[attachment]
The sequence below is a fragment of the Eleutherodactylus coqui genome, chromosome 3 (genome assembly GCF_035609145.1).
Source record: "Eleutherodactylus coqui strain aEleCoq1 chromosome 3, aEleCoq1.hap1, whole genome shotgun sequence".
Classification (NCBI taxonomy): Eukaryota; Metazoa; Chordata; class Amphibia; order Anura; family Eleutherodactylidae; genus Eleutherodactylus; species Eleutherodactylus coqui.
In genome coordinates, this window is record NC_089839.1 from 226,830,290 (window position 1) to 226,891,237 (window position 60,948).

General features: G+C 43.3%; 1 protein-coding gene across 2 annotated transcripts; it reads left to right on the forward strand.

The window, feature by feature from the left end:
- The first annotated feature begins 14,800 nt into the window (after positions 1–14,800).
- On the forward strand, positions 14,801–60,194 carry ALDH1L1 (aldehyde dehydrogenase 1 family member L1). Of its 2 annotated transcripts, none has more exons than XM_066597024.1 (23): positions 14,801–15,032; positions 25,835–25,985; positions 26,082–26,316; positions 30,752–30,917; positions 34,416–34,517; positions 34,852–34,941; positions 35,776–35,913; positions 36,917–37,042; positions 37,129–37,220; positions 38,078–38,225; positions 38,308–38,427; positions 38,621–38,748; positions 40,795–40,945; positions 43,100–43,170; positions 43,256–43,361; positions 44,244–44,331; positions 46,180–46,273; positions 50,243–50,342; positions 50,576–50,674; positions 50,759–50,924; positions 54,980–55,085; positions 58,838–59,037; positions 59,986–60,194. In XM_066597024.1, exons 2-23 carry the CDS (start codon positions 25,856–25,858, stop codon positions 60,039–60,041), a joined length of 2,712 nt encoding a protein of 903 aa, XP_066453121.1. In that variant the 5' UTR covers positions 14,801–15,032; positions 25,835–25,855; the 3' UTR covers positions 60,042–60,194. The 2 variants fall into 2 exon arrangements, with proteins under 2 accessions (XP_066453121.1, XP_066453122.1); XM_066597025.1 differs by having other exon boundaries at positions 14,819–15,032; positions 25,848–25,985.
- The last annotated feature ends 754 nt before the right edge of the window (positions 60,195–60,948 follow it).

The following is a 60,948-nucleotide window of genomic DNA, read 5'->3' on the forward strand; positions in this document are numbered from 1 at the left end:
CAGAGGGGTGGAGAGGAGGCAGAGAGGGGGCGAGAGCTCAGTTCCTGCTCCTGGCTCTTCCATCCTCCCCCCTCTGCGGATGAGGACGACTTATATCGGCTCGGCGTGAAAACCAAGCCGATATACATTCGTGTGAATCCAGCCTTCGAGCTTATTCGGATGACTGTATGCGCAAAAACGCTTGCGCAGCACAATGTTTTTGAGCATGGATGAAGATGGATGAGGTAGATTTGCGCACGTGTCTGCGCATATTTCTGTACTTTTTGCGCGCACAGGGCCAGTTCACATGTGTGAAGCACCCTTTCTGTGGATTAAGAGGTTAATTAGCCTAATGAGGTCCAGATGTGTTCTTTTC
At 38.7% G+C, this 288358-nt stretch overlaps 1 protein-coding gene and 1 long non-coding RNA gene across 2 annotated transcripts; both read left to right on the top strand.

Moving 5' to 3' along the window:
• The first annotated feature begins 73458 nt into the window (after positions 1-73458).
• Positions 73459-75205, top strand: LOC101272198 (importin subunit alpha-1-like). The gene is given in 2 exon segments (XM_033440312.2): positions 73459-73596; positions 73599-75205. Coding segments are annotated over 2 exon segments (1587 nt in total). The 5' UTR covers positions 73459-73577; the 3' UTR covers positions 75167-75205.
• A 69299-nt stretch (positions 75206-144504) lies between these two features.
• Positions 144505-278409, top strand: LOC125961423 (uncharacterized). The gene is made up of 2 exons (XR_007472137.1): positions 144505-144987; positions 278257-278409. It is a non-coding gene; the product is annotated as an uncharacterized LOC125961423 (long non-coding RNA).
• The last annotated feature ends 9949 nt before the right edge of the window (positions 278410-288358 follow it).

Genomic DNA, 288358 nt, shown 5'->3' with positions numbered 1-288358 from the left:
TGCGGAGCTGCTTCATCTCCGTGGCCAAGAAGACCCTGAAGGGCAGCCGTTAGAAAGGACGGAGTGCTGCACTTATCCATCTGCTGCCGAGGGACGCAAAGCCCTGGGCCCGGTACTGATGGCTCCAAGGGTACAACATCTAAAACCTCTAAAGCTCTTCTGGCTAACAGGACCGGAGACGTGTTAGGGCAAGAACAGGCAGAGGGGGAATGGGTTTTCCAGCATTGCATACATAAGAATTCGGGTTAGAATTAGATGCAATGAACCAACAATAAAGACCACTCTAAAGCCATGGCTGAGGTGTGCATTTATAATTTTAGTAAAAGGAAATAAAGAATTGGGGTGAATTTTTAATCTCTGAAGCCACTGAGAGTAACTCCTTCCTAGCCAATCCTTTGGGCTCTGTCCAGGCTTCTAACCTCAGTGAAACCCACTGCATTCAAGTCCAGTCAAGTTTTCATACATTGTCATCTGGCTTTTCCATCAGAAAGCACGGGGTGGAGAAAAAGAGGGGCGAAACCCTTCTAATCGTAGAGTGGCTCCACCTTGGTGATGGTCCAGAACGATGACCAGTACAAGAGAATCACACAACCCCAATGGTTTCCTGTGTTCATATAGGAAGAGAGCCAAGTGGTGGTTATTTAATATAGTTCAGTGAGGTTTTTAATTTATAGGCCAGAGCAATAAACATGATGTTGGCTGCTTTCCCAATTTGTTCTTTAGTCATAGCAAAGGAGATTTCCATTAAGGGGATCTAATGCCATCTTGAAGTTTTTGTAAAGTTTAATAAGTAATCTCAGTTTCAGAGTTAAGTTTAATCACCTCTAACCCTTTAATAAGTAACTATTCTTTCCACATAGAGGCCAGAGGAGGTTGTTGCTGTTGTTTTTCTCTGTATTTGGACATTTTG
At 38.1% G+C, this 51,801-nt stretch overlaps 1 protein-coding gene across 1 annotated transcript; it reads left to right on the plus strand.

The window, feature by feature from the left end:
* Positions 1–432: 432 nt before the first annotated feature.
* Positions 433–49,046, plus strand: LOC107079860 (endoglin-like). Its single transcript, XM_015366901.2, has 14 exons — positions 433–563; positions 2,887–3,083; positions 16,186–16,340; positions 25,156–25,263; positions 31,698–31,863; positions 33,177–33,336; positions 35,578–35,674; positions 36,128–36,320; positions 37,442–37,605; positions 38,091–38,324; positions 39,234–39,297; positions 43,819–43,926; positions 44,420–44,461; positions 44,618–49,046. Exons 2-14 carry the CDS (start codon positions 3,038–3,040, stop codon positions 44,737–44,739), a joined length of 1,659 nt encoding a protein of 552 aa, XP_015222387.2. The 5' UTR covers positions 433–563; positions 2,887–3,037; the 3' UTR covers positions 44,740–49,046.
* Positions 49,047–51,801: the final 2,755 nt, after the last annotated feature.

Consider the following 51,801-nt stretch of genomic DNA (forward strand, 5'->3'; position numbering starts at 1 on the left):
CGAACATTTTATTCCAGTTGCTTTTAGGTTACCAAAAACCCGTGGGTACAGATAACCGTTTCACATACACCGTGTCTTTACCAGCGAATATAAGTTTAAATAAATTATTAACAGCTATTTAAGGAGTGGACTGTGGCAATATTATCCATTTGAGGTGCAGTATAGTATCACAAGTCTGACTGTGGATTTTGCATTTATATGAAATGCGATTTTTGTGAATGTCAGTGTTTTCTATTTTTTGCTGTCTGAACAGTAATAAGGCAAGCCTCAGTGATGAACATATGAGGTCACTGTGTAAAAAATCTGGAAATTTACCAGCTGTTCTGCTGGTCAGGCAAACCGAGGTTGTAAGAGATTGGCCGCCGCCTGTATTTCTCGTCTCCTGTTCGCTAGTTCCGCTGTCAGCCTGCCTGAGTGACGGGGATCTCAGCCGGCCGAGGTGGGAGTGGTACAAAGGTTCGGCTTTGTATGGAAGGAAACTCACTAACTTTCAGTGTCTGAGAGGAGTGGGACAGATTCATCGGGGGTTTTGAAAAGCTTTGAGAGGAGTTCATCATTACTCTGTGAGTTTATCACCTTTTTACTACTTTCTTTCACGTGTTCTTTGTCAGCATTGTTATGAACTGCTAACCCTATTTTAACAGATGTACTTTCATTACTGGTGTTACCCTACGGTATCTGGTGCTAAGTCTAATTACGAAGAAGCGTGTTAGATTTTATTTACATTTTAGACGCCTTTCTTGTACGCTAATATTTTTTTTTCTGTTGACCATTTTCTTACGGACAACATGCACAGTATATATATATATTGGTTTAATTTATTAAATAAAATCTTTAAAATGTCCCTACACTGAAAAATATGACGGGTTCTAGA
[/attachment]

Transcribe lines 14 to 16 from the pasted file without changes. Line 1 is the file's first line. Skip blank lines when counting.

• The first annotated feature begins 73458 nt into the window (after positions 1-73458).
• Positions 73459-75205, top strand: LOC101272198 (importin subunit alpha-1-like). The gene is given in 2 exon segments (XM_033440312.2): positions 73459-73596; positions 73599-75205. Coding segments are annotated over 2 exon segments (1587 nt in total). The 5' UTR covers positions 73459-73577; the 3' UTR covers positions 75167-75205.
• A 69299-nt stretch (positions 75206-144504) lies between these two features.